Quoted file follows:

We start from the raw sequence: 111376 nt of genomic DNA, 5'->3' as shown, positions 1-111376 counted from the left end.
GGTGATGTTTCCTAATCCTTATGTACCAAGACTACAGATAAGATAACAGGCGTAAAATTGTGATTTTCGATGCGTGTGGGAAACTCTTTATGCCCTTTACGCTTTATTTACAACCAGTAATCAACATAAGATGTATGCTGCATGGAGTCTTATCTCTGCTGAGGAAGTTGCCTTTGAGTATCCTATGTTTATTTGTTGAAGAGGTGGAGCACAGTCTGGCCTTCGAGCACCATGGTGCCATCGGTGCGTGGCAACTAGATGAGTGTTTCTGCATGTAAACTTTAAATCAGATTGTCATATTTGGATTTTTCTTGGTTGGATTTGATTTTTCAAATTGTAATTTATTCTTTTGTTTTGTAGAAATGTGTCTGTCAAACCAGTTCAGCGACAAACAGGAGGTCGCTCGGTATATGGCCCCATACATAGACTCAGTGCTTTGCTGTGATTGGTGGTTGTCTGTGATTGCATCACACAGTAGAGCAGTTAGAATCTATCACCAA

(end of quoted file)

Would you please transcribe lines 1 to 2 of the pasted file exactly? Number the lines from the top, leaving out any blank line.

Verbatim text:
We start from the raw sequence: 111376 nt of genomic DNA, 5'->3' as shown, positions 1-111376 counted from the left end.
GGTGATGTTTCCTAATCCTTATGTACCAAGACTACAGATAAGATAACAGGCGTAAAATTGTGATTTTCGATGCGTGTGGGAAACTCTTTATGCCCTTTACGCTTTATTTACAACCAGTAATCAACATAAGATGTATGCTGCATGGAGTCTTATCTCTGCTGAGGAAGTTGCCTTTGAGTATCCTATGTTTATTTGTTGAAGAGGTGGAGCACAGTCTGGCCTTCGAGCACCATGGTGCCATCGGTGCGTGGCAACTAGATGAGTGTTTCTGCATGTAAACTTTAAATCAGATTGTCATATTTGGATTTTTCTTGGTTGGATTTGATTTTTCAAATTGTAATTTATTCTTTTGTTTTGTAGAAATGTGTCTGTCAAACCAGTTCAGCGACAAACAGGAGGTCGCTCGGTATATGGCCCCATACATAGACTCAGTGCTTTGCTGTGATTGGTGGTTGTCTGTGATTGCATCACACAGTAGAGCAGTTAGAATCTATCACCAA